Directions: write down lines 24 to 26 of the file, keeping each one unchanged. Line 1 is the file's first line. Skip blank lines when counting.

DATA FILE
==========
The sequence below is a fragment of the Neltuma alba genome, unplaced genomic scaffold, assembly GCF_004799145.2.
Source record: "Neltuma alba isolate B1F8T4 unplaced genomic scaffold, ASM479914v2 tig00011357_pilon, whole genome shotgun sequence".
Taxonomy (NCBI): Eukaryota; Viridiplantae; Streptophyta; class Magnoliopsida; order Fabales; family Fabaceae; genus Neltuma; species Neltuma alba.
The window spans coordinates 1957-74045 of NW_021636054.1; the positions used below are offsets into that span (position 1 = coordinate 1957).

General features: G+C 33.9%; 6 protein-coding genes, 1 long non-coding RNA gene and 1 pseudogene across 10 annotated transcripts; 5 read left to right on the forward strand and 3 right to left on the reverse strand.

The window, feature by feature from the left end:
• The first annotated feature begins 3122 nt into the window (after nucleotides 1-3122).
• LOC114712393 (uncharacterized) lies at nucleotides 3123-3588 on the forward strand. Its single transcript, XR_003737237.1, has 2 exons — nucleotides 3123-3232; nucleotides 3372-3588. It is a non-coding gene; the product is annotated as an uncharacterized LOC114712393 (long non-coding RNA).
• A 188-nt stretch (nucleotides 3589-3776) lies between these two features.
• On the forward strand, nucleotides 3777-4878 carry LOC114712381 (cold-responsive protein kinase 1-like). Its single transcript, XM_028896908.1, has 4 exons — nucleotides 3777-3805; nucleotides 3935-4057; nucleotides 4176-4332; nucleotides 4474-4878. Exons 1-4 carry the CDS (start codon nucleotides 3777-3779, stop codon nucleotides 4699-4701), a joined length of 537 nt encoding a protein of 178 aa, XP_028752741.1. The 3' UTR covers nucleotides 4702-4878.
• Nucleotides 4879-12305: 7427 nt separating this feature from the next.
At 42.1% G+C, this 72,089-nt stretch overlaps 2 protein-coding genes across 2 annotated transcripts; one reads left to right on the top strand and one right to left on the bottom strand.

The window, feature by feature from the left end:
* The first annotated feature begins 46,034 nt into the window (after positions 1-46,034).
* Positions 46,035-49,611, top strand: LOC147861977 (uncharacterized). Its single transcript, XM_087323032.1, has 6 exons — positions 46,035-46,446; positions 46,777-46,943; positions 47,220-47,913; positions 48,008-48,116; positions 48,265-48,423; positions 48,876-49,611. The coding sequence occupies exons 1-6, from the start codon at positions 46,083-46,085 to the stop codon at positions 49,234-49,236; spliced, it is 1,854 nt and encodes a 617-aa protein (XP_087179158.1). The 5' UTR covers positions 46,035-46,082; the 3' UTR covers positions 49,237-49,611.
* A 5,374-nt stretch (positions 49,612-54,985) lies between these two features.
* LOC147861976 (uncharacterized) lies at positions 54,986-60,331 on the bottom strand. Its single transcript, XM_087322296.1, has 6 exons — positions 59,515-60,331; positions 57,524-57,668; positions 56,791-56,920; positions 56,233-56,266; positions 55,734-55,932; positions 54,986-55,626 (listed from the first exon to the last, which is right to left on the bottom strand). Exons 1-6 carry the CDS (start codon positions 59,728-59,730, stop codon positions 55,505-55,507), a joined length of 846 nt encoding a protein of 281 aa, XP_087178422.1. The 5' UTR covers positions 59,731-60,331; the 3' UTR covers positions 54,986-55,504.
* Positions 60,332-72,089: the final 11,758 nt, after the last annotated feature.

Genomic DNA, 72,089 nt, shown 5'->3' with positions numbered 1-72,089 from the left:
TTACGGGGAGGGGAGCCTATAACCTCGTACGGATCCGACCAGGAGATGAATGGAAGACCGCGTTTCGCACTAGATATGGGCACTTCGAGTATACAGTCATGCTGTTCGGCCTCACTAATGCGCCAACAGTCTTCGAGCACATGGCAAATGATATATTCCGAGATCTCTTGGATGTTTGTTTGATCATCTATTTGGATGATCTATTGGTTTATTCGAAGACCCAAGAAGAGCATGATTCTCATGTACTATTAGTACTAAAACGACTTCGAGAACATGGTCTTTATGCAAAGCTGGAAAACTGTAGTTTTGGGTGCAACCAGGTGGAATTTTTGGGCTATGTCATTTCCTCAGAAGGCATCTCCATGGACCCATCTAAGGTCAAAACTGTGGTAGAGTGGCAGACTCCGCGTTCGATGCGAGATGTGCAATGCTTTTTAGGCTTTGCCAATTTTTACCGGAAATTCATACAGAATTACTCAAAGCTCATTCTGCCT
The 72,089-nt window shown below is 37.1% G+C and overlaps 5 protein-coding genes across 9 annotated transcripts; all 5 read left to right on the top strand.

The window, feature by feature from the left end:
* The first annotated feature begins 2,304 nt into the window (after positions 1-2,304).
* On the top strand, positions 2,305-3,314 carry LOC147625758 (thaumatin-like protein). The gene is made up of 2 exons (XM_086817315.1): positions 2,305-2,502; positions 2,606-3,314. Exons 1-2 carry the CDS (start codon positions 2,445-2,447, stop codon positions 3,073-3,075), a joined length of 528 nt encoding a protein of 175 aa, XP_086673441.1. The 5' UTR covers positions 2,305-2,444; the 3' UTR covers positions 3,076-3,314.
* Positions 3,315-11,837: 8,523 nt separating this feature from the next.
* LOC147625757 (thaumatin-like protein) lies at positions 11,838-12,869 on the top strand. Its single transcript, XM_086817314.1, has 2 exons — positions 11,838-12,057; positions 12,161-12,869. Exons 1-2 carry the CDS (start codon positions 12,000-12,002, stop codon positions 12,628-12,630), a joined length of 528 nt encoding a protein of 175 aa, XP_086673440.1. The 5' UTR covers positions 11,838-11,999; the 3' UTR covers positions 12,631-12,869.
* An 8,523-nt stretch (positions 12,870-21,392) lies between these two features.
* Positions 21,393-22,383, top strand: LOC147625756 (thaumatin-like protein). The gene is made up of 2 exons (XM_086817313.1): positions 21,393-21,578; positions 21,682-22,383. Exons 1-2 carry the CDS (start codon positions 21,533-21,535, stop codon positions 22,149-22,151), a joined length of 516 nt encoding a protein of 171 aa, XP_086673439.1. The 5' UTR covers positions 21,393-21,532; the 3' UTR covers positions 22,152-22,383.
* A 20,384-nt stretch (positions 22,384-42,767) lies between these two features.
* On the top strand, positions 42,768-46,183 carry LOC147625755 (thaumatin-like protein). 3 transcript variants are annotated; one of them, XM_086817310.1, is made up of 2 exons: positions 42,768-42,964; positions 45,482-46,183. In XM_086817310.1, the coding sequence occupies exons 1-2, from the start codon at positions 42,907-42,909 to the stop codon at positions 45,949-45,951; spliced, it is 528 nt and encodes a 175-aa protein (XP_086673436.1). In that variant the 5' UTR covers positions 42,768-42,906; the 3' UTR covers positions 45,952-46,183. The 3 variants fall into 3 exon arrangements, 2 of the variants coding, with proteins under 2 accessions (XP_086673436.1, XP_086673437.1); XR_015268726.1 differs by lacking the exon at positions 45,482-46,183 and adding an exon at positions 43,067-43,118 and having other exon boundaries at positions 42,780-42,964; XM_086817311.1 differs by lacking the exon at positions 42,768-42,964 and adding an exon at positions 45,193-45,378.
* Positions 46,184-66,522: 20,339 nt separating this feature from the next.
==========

* On the top strand, positions 2,305-3,314 carry LOC147625758 (thaumatin-like protein). The gene is made up of 2 exons (XM_086817315.1): positions 2,305-2,502; positions 2,606-3,314. Exons 1-2 carry the CDS (start codon positions 2,445-2,447, stop codon positions 3,073-3,075), a joined length of 528 nt encoding a protein of 175 aa, XP_086673441.1. The 5' UTR covers positions 2,305-2,444; the 3' UTR covers positions 3,076-3,314.
* Positions 3,315-11,837: 8,523 nt separating this feature from the next.
* LOC147625757 (thaumatin-like protein) lies at positions 11,838-12,869 on the top strand. Its single transcript, XM_086817314.1, has 2 exons — positions 11,838-12,057; positions 12,161-12,869. Exons 1-2 carry the CDS (start codon positions 12,000-12,002, stop codon positions 12,628-12,630), a joined length of 528 nt encoding a protein of 175 aa, XP_086673440.1. The 5' UTR covers positions 11,838-11,999; the 3' UTR covers positions 12,631-12,869.